5. Develop a Burnout Scale
Summary: This exercise walks you through the creation of a personalized burnout and restoration scale. The scale is a tool that can help you better notice and prevent significant stress and burnout in your sponsorship year. This exercise can be done as a group or individually. You will need to print off or draw the graduated scale below.



Directions:
1. This exercise will ask you to imagine how it feels at each point on the scale, at green, yellow, and red. First, start at the red area, at the bottom of the scale. How might you recognize you’re at a red point (not doing well at all, at a 0 or 1 on a scale from 1-10)? What are the thoughts, emotions, and/or physical cues you experience at red? What habits or behaviours do you engage in? What might someone close to you notice about you when you’re at a red point ? Write these things down to the left of the scale in the red area in the box provided for you. If you run out of space, please feel free to write outside the box.

2. Below the scale, try to brainstorm any activities or behaviours that would move you toward a yellow or green. It is possible, and even likely, that not all activities that restore you when you’re feeling okay are accessible to you when you’re at a red point. What would be restorative for you while at this point? Jot these things down in the box to the right of the scale.

3. Next, jump up to the green area. How do you know you’re at a green point (feeling great, at a 9-10 on a scale from 1-10)? Are there any particular actions you do, or physical cues, emotions, or thoughts you experience? What might someone close to you notice about you? Jot down any of these thoughts, emotions, physical signs, and behaviors in the green area, to the left of the scale.

4. To the right of the green part of the scale, mark down any activities and behaviors you engage in that help you maintain green. Another way to think about this is to ask yourself these questions: Which activities or habits, if I were unable to engage in them, would move me down the scale to yellow or red? Which activities, if interrupted or inaccessible to me, would impact my wellbeing? Jot them down.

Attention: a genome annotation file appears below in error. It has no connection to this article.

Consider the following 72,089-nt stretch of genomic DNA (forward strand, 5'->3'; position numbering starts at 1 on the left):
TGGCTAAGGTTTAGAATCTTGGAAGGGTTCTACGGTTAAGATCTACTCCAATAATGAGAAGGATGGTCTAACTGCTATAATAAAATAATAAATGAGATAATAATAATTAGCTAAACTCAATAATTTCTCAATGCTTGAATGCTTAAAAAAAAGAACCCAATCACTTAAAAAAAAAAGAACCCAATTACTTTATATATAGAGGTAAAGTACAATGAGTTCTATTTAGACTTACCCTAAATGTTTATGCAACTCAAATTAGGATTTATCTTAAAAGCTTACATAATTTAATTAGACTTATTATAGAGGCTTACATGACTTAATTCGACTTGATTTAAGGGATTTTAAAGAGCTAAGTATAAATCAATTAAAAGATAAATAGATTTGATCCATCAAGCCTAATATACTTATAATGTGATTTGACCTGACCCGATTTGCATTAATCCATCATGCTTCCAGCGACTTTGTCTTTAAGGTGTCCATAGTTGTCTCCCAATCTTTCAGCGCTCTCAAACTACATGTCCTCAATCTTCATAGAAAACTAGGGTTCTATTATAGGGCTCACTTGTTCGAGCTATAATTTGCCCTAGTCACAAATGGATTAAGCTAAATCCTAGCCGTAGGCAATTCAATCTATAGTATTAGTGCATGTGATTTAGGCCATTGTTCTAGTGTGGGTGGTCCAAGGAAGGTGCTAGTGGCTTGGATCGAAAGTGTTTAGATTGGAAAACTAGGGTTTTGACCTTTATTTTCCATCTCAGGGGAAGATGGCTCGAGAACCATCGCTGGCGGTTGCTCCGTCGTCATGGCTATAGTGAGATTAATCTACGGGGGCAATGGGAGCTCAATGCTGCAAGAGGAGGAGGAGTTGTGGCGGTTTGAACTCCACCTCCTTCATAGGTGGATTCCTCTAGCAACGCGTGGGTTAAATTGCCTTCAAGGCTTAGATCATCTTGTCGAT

5. Finally, move to the yellow part of the scale. You might be wondering why this exercise asks you to move to yellow last. For some, it can be challenging to notice our ‘in between’ experiences, when we’re not feeling great, but we’re also not feeling terrible. One goal of this exercise is to better equip you to notice the ‘yellow’ signs and respond before you progress to a red. (You may also wish to add additional lines at other points of the scale.)

Turning back to the yellow part of the scale; how do you know you’re at a yellow? What are the thoughts, emotions, and/or physical cues you experience at a yellow point? What habits or behaviours do you engage in? What might someone close to you notice? Write these things down to the left of the scale.

6. Below the scale, try to brainstorm any activities or behaviours that would restore you to a yellow point. It’s possible, and even likely, that not all activities that maintain you at green will be accessible to you or helpful to you when you’re at a yellow point. What would be restorative for you at a yellow point? Jot these things down to the right of scale.

Reflect independently, or as a group, on the following questions:
● How was the experience of making the scale?
● What about the process was helpful?
● Were any restorative activities accessible to you at some but not all colour points?
● What about your scale was expected or unexpected?
● How might you use your scale in the sponsorship year?



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